We always want to make our systems a bit more intelligent in terms of the user.
Michael Tolz, General Manager Wittmann Battenfeld Deutschland GmbH

The next step: In-house intelligence for image recognition

Michael Tolz has thought one step further with the Anyfeeder: "We always want to make our systems a bit more intelligent to make operation easier for the customer. For this reason, we have used a SIMATIC Artificial Intelligence module in the Anyfeeder." The SIMATIC S7-1500 TM NPU module works with a special AI-capable processor unit, which features efficient neuronal network processing, among other things. The latter is trained for object recognition using sample objects and is then able to automatically recognise the correct objects and their position on the vibrating table. The AI module then simply passes this data on to the SIMATIC S7-1500 T CPU via the backplane bus, which then controls the gripper accordingly. This eliminates the need for an interface to an additional external unit. The result is a very lean architecture that pays off especially during commissioning, says Tolz: "Since we only have one controller and thus only one machine program and one engineering environment, we can carry out the complete commissioning on site with only one specialist. And for our users, this technology brings significantly more flexibility to their processes - they can change the type of inserts and the module simply learns the new geometry. That's already pretty close to hand-eye coordination as we know it," Tolz explains enthusiastically.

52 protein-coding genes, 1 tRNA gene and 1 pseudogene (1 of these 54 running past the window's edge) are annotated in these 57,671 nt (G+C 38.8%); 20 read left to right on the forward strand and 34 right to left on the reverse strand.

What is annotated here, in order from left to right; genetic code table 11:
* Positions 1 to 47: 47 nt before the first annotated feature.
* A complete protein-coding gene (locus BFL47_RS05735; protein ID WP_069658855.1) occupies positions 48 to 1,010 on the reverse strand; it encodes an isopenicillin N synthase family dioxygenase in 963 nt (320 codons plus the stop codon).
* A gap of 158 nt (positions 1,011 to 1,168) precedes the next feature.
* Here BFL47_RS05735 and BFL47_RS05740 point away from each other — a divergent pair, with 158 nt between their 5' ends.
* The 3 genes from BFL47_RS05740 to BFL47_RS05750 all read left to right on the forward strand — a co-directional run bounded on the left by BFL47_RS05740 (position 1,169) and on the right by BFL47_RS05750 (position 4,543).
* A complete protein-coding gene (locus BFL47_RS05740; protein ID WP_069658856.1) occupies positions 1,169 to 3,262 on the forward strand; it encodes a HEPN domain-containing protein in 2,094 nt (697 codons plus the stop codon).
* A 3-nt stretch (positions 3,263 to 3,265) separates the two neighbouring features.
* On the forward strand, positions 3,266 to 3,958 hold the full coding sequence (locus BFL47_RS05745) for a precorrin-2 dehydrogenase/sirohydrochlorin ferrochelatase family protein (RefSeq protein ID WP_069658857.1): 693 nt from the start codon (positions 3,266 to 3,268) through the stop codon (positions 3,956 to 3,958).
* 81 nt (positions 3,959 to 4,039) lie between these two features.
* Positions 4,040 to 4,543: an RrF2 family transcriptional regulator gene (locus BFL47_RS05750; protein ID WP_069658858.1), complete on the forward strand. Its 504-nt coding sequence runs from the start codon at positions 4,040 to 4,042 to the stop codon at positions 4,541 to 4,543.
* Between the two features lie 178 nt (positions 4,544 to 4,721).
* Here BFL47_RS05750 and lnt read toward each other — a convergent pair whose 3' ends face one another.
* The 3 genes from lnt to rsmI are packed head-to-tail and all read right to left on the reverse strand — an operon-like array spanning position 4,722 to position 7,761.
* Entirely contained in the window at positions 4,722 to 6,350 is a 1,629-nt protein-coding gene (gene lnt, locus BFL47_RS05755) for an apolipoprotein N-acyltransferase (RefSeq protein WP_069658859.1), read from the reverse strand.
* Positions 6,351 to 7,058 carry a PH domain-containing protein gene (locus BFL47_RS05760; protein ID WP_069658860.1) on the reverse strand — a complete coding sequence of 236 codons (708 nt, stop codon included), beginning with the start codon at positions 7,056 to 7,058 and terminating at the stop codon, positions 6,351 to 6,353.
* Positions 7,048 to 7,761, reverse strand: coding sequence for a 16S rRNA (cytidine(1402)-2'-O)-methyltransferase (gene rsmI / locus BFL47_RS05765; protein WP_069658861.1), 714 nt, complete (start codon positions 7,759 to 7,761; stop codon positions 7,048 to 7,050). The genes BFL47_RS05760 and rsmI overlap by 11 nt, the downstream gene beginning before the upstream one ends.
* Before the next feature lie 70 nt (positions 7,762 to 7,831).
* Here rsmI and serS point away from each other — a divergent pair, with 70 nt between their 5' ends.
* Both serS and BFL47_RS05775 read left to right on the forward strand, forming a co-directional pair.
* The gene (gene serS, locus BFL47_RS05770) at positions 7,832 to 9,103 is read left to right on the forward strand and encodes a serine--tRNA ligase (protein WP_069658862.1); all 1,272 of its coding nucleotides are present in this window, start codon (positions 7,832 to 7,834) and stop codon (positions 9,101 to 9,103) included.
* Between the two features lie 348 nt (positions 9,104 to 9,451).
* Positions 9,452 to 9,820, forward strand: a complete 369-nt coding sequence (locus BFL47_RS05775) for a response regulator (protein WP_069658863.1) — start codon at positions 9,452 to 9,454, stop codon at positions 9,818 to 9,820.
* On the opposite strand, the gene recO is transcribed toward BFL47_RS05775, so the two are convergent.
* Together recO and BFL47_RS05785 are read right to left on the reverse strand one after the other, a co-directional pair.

The possibilities of these innovative technologies are far from exhausted - especially when it comes to intelligent operating and service concepts.
Michael Tolz, General Manager Wittmann Battenfeld Deutschland GmbH

A virtual environment for operation and service

However, Wittmann Battenfeld does not only use artificial intelligence in the Anyfeeder, says Tolz: "We assume that the possibilities of innovative technologies are far from exhausted. That's why we definitely also want to integrate intelligent operating concepts, especially intelligent service concepts, in the interests of the customer." With the Anyfeeder, users can now view production- and machine-specific data in a virtual environment via augmented reality (AR) during runtime. The data is displayed transparently in the virtual 3D model of the plant and superimposed on the real image of the machine and can be played back on a tablet or even AR glasses. "This makes everyday work easier for the machine operators and service personnel: the user has all the information on site - he does not have to get circuit diagrams, for example, but sees everything he needs directly on the machine and can react immediately. Alternatively, they can use the interface to visualise parts of the system that are difficult to access, in order to locate a fault more quickly, for example. On the one hand, this increases the acceptance of the technologies among the machine operators and service staff because we offer them a real benefit. On the other hand, we assume that this will extremely reduce plant downtimes and significantly increase availability. We already see great potential, not only in plastics automation, but also for many other applications."